The study authors include Anita Mohandas, Chris Summa, MD, W. Bradley Worthington, MD, Jason Lerner, PT, Kevin T. Foley, MD, Robert J. Bohinski, MD, PhD, Gregory B. Lanford, MD, Carol Holden, RN, and Richard N.W. Wohns, MD, JD, MBA. The study authors conducted a three-round modified Delphi method to generate the best practice statements and set the predetermined consensus for each statement at 70 percent.
The panel evaluating the statements included five neurosurgeons, three anesthesiologists, one orthopedic spine surgeon and a registered nurse. The panel defined outpatient spine surgery as safe discharge for patients four to eight hours after arrival at the clinic. All panelists had participated in at least 100 outpatient spinal fusions or disc replacements over a two-year period prior to participating in the panel.
In the first round, the panelists generated statements about outpatient cervical spine surgery and 61 statements immediately achieved consensus; nine additional statements achieved borderline consensus and eventually achieved consensus after being updated; and 13 of 14 new statements generated in the round achieved consensus.
In the second round, panelists rated their level of agreement and provided comments and edits for statements, as well as additional statements in the predetermined categories. The researchers then moved along statements that achieved consensus based on frequency statistics and revised statements that were borderline.
In the third round, panelists rated the updated and new statements from the second round and provided information on their ratings, as well as provided an additional rating for the updated statements. In total, the panel developed 83 consensus statements.
General best practices in the consensus statements include:
1. The patient's age, BMI greater than 35 kg/m2 and previous anterior surgery alone shouldn't preclude outpatient surgery. Patients undergoing two-level procedures and those with myelopathy that impairs their gait shouldn't be excluded from outpatient surgery.
2. Patients with severe cardiopulmonary comorbidities are poor outpatient surgery candidates.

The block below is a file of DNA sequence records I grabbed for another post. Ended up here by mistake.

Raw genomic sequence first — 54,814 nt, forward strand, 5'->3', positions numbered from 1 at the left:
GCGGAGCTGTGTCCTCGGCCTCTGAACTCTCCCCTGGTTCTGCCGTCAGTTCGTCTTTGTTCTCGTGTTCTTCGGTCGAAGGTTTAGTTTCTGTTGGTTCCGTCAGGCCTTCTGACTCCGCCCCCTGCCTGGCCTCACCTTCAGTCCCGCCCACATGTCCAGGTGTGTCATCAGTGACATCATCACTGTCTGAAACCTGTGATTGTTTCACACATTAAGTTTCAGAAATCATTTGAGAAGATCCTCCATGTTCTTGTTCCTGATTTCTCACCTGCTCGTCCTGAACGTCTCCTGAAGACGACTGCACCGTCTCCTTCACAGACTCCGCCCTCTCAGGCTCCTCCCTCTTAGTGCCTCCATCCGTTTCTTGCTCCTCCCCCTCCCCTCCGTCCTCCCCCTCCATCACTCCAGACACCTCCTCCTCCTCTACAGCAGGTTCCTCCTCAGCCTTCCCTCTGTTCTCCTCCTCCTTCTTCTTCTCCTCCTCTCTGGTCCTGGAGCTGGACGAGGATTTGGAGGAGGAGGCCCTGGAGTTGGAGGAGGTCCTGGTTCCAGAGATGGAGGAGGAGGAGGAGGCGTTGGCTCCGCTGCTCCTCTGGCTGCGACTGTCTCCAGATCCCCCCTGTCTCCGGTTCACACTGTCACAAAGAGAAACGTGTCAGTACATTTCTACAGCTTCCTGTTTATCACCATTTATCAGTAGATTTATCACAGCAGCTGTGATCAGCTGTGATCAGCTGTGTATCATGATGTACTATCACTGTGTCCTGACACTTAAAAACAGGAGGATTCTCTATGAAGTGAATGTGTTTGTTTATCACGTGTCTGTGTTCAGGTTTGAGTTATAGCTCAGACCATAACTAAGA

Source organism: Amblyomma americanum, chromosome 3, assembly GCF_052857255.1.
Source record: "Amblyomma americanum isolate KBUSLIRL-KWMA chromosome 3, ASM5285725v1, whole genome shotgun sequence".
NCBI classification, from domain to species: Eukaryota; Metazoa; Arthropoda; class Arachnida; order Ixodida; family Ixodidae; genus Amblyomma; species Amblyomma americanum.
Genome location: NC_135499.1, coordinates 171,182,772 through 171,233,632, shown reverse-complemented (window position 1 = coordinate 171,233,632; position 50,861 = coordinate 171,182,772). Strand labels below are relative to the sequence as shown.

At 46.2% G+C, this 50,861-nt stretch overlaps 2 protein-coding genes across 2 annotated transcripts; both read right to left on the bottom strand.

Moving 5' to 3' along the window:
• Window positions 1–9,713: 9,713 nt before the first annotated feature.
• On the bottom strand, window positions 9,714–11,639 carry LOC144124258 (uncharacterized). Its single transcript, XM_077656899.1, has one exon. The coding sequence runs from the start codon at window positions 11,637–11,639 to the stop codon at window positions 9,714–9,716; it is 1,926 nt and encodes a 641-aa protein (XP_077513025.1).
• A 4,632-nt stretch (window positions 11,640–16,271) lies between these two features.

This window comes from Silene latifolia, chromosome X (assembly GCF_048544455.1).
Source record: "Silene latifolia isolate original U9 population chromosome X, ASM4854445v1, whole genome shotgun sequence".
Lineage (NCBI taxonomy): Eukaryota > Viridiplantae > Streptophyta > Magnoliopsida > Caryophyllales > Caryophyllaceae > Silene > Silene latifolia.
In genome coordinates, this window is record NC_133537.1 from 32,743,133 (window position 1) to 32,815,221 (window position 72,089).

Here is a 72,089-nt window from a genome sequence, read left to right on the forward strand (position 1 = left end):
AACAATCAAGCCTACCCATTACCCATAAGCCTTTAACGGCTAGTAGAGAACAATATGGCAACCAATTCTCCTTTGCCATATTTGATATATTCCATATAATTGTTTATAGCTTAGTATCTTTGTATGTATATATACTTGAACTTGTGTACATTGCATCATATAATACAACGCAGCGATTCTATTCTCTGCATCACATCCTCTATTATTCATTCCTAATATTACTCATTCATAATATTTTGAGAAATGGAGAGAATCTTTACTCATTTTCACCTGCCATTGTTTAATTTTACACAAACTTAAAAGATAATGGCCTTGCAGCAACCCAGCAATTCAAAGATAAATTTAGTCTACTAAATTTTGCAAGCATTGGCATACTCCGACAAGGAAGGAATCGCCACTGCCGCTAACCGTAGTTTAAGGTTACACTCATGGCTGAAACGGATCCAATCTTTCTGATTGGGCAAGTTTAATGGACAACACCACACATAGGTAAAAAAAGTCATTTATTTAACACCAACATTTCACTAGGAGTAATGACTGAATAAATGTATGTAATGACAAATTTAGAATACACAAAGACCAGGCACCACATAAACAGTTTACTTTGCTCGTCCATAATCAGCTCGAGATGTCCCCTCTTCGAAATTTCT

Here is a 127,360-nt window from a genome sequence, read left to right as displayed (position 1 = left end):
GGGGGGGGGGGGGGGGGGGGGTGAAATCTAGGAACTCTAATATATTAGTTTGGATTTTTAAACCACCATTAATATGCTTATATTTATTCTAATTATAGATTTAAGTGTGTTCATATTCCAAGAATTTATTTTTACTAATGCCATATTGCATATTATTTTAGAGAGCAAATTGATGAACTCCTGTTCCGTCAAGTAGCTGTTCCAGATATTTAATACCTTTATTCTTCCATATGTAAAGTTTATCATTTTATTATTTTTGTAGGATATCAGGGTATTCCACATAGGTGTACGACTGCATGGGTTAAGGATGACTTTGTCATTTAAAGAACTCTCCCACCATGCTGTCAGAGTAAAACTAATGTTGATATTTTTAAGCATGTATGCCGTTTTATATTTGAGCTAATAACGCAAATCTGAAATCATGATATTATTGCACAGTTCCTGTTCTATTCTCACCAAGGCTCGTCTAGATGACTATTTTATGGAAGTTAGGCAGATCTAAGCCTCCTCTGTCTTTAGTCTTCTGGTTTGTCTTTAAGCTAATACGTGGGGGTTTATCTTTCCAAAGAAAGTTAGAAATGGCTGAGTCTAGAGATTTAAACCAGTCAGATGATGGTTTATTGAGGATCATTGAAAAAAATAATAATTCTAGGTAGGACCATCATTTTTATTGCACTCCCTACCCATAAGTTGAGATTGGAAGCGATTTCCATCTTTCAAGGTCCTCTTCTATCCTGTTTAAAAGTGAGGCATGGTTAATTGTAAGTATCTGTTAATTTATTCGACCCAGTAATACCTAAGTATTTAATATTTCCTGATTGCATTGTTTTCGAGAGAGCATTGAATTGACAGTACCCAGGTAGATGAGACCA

3. A majority of the panelists recommended short-acting anesthetic agents for outpatient spine surgery patients and avoiding opioids.
4. The panelists all agreed that preoperative analgesia plans were necessary and the statement on using mild analgesics for initial pain control before turning to opioids for persisting pain achieved consensus. All panelists agreed decisions about the type of nonopioid analgesic should be based on the surgeon's preference and surgery type, according to the report.
5. A majority of the panelists agreed on patient and caregiver education about:
• Aim of surgery
• Procedural details
• Anesthesia-related issues
The panelists also "emphasized the need to establish patient and caregiver expectations with respect to postoperative care, including smoking cessation, medication use, warning signs, access to emergency care, wound care and other aspects of the care pathway." Postoperative pain management and hematoma/edema awareness education were a particular focus of the panelists.
6. Most panelists backed discharge checklist use from first- to second-stage recovery and 80 percent recommended observing patients for at least three hours after surgery. All panelists backed postoperative nurse follow-up the morning after surgery.
7. The best practice statements for surgery centers on proactive negotiation for private payer contracts were endorsed by the panel and the panelists agreed on establishing procedure-specific reimbursement rates for each facility. The panelists also recommended ASC staff confirming patient coverage in the ASC setting and notifying patients about their cost obligation.
8. Best practices for ASC operations endorsed by the panel include:
• Creating self-pay policies for patients
• Accessing cost-accounting data
• Standardizing implants
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